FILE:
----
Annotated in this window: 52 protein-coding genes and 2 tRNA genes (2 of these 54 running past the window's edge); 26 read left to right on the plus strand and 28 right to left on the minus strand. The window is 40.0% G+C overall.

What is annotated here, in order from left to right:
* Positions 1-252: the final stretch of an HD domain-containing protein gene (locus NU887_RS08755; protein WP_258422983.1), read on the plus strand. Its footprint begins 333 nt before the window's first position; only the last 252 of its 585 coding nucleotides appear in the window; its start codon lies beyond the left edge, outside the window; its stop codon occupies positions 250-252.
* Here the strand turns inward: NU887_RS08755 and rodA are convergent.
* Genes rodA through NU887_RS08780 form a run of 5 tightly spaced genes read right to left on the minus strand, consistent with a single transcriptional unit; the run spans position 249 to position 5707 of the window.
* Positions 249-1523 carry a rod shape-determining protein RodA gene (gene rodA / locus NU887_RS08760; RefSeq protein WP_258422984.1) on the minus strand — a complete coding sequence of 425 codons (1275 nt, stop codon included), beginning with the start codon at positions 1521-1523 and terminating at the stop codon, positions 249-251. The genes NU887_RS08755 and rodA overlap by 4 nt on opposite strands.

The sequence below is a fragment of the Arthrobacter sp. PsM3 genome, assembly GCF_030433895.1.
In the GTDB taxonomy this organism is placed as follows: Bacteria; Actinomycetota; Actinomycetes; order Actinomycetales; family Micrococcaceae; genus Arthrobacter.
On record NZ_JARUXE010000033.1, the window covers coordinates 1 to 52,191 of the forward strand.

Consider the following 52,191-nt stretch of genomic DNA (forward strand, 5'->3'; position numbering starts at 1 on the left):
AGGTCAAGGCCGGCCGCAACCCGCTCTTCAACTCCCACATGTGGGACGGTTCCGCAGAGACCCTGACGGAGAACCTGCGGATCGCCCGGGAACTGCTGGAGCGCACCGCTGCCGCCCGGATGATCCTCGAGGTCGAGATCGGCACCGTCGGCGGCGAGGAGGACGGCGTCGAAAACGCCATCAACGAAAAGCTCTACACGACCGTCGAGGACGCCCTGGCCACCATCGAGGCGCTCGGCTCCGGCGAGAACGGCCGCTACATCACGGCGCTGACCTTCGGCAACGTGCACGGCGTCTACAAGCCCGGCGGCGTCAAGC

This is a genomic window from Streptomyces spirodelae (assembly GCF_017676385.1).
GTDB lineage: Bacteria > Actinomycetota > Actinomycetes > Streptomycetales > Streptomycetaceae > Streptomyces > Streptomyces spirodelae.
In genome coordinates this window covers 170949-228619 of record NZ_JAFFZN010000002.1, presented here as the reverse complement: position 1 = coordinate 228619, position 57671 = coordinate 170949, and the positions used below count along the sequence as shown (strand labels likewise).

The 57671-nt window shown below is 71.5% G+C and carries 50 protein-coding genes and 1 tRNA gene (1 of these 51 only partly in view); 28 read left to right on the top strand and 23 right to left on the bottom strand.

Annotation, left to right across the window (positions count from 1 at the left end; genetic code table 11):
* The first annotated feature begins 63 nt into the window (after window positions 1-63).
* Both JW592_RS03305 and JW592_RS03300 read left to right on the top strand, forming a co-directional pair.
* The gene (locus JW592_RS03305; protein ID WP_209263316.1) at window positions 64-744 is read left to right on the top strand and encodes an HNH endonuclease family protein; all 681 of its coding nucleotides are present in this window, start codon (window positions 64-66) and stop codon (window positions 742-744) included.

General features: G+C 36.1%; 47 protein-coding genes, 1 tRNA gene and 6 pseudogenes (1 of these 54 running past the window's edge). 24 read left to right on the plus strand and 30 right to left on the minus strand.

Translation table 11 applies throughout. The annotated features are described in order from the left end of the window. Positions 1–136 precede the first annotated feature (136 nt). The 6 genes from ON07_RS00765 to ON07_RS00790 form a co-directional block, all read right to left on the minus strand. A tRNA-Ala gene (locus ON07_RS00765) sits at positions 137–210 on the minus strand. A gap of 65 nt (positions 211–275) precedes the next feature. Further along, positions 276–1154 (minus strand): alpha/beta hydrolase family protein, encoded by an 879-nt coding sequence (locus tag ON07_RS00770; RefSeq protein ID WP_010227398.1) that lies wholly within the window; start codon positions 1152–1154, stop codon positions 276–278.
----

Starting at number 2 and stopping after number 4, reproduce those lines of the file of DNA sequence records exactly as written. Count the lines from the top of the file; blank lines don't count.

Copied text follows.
What is annotated here, in order from left to right:
* Positions 1-252: the final stretch of an HD domain-containing protein gene (locus NU887_RS08755; protein WP_258422983.1), read on the plus strand. Its footprint begins 333 nt before the window's first position; only the last 252 of its 585 coding nucleotides appear in the window; its start codon lies beyond the left edge, outside the window; its stop codon occupies positions 250-252.
* Here the strand turns inward: NU887_RS08755 and rodA are convergent.